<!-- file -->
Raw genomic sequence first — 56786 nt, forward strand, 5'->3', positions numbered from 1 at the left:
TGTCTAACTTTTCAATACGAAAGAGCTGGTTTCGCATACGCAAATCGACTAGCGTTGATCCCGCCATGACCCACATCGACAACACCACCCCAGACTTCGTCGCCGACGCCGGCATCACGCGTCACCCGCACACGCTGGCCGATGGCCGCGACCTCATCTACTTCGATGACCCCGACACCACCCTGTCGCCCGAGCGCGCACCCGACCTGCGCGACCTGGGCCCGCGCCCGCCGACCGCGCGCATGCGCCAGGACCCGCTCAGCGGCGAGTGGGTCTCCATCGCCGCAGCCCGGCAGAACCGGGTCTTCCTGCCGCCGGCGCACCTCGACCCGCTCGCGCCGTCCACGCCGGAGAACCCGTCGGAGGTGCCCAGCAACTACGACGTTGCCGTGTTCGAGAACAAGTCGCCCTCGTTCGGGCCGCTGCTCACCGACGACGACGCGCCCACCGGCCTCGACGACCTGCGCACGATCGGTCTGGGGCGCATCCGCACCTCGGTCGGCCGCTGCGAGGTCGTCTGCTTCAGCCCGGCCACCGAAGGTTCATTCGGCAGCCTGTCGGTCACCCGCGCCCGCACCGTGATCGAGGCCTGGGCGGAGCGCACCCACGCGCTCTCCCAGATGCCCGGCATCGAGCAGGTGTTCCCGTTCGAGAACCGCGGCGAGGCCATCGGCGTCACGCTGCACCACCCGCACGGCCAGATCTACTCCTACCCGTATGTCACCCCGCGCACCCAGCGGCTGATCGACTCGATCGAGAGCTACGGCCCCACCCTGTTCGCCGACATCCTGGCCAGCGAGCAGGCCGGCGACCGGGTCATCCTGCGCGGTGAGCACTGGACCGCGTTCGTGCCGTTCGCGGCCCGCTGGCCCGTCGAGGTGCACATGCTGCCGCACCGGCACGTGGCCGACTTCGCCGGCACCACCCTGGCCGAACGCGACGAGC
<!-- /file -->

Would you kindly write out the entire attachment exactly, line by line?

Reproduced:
Raw genomic sequence first — 56786 nt, forward strand, 5'->3', positions numbered from 1 at the left:
TGTCTAACTTTTCAATACGAAAGAGCTGGTTTCGCATACGCAAATCGACTAGCGTTGATCCCGCCATGACCCACATCGACAACACCACCCCAGACTTCGTCGCCGACGCCGGCATCACGCGTCACCCGCACACGCTGGCCGATGGCCGCGACCTCATCTACTTCGATGACCCCGACACCACCCTGTCGCCCGAGCGCGCACCCGACCTGCGCGACCTGGGCCCGCGCCCGCCGACCGCGCGCATGCGCCAGGACCCGCTCAGCGGCGAGTGGGTCTCCATCGCCGCAGCCCGGCAGAACCGGGTCTTCCTGCCGCCGGCGCACCTCGACCCGCTCGCGCCGTCCACGCCGGAGAACCCGTCGGAGGTGCCCAGCAACTACGACGTTGCCGTGTTCGAGAACAAGTCGCCCTCGTTCGGGCCGCTGCTCACCGACGACGACGCGCCCACCGGCCTCGACGACCTGCGCACGATCGGTCTGGGGCGCATCCGCACCTCGGTCGGCCGCTGCGAGGTCGTCTGCTTCAGCCCGGCCACCGAAGGTTCATTCGGCAGCCTGTCGGTCACCCGCGCCCGCACCGTGATCGAGGCCTGGGCGGAGCGCACCCACGCGCTCTCCCAGATGCCCGGCATCGAGCAGGTGTTCCCGTTCGAGAACCGCGGCGAGGCCATCGGCGTCACGCTGCACCACCCGCACGGCCAGATCTACTCCTACCCGTATGTCACCCCGCGCACCCAGCGGCTGATCGACTCGATCGAGAGCTACGGCCCCACCCTGTTCGCCGACATCCTGGCCAGCGAGCAGGCCGGCGACCGGGTCATCCTGCGCGGTGAGCACTGGACCGCGTTCGTGCCGTTCGCGGCCCGCTGGCCCGTCGAGGTGCACATGCTGCCGCACCGGCACGTGGCCGACTTCGCCGGCACCACCCTGGCCGAACGCGACGAGC